Fyffe is Assistant Dean for Scholarly Communication in the University of Kansas Libraries, Lawrence. His responsibilities include administrative oversight of collection development, electronic licensing, and preservation, in addition to education and advocacy on scholarly communications issues with library staff, faculty, and administration. His previous positions include Head of Collections Services at the University of Connecticut Libraries, Storrs; Humanities Bibliographer and Curator of Literary Archives at the University of Connecticut; Director of the Library at the Essex Institute, Salem, Massachusetts; and rare book cataloging positions at the American Antiquarian Society in Worcester, Massachusetts. He earned an MS in Library and Information Science at Simmons College, Boston; and BA and MA degrees in Philosophy at the University of Connecticut. He is a member of the ACRL Scholarly Communications Committee.
The award, a citation and $250, is given to the author(s) of the best paper published each year in the official journal of ALCTS, Library Resources & Technical Services (LRTS). Fyffe holds B.A. and M.A. degrees in Philosophy from the University of Connecticut, Storrs, and an M.S. in Library Science from Simmons College.
Richard Fyffe's article "Technological Change and the Scholarly Communications Reform Movement; Reflections on Castells and Giddens", published in Library Resources & Technical Services, April 2002, has been selected to receive the Blackwell's Scholarship Award for the best publication of the year in acquisitions, collection development, and related areas of resources development in libraries. In his article "Technological Change and the Scholarly Communications Reform Movement: Reflections on Castells and Giddens" Library Resources & Technical Services 46 (2): 50-61, April 2002, Fyffe "examines the risks of current changes to the scholarly communication systems by calling attention to fragility of digital systems and the resulting possibility of significant cultural loss. He supports his analysis by drawing upon the work of several prominent social theorists and provides a different context to view the cultural change in process." This article adds substantially to the study of scholarly communications, and will help libraries better understand not only the growing problems but also the reasons institutional responses to such problems have proven so difficult.
The award, a citation and $2,000 scholarship to the library school of the winner's choice donated by Blackwell's, is given to the author(s) of an outstanding monograph, published article or original paper on acquisitions, collection development or related areas of resource development. Fyffe has designated the $2,000 scholarship be awarded to the Simmons College Graduate School of Library and Information Science.
Frieda Rosenberg, Head of Serials Cataloging at the University of North Carolina at Chapel Hill, is this year's recipient. Ms. Rosenberg's efforts "have greatly assisted the library community to better understand the advantages of the MARC holdings standard to manage and display holdings data. Particularly noteworthy was her co-development of the Serial Holdings Workshop for CONSER's Serials Cataloging Cooperative Training Program and the critical role she played in the successful development of the CONSER Publication Pattern Initiative. Her ability to effectively share her expertise on serial holdings management with colleagues across many libraries has lead to successful implementation of MARC holdings and sharing of pattern data."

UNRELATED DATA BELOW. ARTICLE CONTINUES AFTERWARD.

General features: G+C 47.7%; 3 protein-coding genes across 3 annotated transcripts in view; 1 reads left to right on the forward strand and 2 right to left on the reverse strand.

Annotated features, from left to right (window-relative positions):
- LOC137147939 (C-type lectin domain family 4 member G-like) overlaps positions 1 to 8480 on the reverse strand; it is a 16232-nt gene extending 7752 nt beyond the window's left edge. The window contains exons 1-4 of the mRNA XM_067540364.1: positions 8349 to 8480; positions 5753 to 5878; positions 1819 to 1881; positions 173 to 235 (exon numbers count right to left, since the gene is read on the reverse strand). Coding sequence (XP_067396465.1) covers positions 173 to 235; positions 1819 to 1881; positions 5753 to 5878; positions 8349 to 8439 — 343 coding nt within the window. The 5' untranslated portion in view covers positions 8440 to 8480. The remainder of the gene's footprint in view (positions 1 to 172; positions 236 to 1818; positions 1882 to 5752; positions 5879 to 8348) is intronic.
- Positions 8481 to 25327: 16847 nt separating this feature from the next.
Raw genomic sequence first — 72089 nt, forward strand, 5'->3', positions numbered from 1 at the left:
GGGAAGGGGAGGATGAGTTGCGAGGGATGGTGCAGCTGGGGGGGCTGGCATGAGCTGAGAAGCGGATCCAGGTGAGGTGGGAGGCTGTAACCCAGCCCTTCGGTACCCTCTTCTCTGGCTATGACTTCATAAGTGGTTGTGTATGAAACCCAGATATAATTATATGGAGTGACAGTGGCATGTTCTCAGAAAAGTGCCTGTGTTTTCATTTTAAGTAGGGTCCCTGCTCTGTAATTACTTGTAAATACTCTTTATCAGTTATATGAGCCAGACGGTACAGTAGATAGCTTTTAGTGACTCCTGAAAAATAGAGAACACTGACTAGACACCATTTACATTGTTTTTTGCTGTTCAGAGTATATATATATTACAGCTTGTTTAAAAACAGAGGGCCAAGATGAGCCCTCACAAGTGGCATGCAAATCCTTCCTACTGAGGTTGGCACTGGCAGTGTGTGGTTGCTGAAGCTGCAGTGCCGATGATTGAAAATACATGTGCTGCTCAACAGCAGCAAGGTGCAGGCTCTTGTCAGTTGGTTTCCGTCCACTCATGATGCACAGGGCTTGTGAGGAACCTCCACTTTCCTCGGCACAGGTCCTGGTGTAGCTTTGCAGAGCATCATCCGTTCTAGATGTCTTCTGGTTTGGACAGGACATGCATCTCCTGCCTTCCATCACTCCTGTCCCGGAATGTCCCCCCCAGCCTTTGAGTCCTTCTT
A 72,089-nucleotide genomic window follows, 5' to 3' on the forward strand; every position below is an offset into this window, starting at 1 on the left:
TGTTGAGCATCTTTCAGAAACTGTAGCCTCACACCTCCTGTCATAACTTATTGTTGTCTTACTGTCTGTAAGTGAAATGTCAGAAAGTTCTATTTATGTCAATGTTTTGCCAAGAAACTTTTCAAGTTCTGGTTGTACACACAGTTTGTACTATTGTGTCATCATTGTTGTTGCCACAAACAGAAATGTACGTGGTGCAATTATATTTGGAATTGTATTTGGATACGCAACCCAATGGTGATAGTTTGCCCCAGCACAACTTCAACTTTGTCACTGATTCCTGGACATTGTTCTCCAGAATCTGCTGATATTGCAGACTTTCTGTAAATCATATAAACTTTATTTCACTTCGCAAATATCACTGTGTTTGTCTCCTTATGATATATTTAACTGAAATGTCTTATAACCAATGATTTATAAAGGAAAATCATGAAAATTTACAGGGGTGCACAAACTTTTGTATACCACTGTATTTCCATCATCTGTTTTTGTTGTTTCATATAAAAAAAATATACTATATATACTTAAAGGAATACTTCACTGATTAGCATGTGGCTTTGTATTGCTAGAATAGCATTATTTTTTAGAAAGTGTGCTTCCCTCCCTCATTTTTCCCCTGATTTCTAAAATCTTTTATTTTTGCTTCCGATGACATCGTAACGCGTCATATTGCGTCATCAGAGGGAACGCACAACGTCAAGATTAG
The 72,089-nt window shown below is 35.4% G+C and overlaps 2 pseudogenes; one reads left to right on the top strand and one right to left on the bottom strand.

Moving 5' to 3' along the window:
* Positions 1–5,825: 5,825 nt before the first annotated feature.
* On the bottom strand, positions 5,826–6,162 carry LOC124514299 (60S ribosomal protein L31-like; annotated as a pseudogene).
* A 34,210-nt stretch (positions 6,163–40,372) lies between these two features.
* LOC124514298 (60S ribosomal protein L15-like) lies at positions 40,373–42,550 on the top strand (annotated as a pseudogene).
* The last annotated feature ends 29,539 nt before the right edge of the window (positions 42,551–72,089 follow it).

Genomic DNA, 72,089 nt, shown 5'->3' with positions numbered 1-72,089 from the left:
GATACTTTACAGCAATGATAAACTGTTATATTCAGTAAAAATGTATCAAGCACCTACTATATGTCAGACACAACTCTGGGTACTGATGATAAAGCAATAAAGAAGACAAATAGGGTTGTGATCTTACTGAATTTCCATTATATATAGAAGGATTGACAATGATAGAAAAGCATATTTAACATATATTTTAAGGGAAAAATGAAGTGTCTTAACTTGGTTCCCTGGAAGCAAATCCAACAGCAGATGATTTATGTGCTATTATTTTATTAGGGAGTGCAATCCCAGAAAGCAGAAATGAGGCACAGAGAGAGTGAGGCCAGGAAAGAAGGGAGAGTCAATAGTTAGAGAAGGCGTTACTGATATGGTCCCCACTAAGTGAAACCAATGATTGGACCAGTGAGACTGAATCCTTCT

Jean Hirons, CONSER Coordinator at Library of Congress, stated that Rosenberg "has distinguished herself as a champion for the MARC 21 Format for Holdings Data and the importance of holdings in libraries. Through her many written works and presentations she has helped make the format accessible to library staff at all levels. As more and more libraries implement new online systems that incorporate MARC 21 holdings, the need to understand the format and its uses has become vital. And while holdings have traditionally been considered "local," today we are seeing the benefits of standardized holdings for enhanced union listing and Z39.50 searching, library-to-library data exchanges, and improved linkages from indexes to local holdings."
Presented by the ALCTS Serials Section, the award consists of a citation and $1,500, donated by R. R. Bowker. This award is given for distinguished contributions to serials librarianship, including but not limited to those made within the previous three years, demonstrated by such activities as leadership in serials-related activities through participation in professional associations and/or library education programs, contributions to the body of serials literature, conduct of research in the area of serials, development of tools or methods to enhance access to or management of serials, other advances leading to a better understanding of the field of serials.